Strangely, as I am airborne, my mind can only think one thing. This is kind of cool. Trees are crashing around me. the world is tumbling by like I am in a clothes dryer. I can’t focus on anything. But I can still hear Guns N’ Roses. I wonder if this will be the last thing I hear on this earth. If so…excellent! I love this song! I eventually black out.

When I come to, I am still pretty disoriented. I hear water, but I am not wet. I hear muffled voices too. After a few seconds they become clear. it is my friends standing on the hill above me. What I hear is “Mitch! Are you alive! Say something! If You are a in pieces, I am not coming down there! That is gross!”. My friends…true heros. I quickly release my seatbelt so that I can get out of the car. I fall a few inches into some water and realize that I was laying on the drivers side of the car. I stand up while opening the passenger door above me. I climb up onto the side of the car and see my friends looking down at me. I am a good 40 feet below. That was quite a drop. James Paul is the one that has been yelling to me. Brad has been yelling too. But more at his car (which is now wrapped around a tree). His words are: “You Son of a ……! You made me wreck my car! Look at this!”. It seems that as I launched in the air, Brad was directly behind me and was completely overwhelmed at the sight. He was watching me fly off the hill and didn’t even bother to make the turn himself. He caught himself in time to hit his brakes just before hitting a tree. James Paul came sliding in behind. What a mess this was turning out to be.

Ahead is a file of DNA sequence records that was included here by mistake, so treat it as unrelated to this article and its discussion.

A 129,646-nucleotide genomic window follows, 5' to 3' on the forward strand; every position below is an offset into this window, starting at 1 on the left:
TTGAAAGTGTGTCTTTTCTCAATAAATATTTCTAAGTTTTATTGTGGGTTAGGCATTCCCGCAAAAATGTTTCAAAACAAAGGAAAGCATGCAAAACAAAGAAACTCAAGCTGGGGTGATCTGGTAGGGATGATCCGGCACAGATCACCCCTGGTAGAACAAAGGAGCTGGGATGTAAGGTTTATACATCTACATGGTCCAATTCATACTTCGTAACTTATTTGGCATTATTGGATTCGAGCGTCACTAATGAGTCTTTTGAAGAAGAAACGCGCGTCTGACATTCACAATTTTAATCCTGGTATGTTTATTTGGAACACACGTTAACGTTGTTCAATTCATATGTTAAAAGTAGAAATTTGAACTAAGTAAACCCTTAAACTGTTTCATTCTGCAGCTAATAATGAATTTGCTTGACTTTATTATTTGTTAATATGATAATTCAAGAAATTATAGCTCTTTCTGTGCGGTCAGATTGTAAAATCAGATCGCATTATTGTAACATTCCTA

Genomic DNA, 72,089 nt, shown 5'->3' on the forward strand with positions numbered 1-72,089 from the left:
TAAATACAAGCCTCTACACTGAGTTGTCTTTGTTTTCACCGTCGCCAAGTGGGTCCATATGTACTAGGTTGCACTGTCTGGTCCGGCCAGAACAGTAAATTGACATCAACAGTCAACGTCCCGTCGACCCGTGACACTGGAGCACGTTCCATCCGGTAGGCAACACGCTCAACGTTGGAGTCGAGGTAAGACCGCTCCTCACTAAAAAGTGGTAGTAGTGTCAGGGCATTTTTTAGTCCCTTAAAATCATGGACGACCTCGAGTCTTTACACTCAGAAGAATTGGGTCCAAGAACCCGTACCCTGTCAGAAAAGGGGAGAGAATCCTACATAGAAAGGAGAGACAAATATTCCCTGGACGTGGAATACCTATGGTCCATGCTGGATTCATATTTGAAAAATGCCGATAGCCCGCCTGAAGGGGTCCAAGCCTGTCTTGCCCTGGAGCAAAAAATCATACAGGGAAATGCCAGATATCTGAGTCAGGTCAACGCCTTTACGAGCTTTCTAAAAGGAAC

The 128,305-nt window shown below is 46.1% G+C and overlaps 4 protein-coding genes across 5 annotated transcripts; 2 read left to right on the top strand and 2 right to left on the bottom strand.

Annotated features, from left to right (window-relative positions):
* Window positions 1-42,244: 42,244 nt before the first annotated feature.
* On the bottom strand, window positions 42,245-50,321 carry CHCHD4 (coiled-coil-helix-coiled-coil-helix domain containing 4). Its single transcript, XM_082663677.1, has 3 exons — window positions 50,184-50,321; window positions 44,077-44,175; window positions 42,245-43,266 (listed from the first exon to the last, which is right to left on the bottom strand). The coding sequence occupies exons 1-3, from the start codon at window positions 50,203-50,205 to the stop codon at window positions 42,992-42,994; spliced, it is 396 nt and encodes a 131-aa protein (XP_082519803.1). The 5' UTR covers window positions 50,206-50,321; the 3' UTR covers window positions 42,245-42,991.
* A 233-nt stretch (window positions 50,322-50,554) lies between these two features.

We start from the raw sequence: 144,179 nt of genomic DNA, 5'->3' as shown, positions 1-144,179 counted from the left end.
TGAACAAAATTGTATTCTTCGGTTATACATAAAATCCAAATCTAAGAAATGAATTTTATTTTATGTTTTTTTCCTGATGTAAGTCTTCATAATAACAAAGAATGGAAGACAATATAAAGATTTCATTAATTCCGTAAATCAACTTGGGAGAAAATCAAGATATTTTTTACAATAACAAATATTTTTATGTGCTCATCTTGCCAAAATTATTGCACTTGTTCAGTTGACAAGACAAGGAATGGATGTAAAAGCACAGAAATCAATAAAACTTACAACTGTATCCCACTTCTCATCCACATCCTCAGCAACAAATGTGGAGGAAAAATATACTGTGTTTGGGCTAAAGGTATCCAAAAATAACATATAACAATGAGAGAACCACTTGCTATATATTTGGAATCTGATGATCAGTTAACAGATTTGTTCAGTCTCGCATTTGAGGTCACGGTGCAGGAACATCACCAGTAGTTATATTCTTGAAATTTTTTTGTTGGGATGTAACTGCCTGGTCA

I decide That I am all right. I am not bleeding. All my appendages seem to be functioning. So I decide to jump down onto the rocks I had come to rest on. Just as I hit the rock, I see a copperhead startle and scurry back into some brush. In one fluid motion…as I crouched down from my landing…I spring right back up and back onto my car. I can only imagine that I resembled some sort of X-Man or super hero. In reality, I probably looked like a bumbling oaf scrambling to climb onto a crushed 1972 VW Beetle.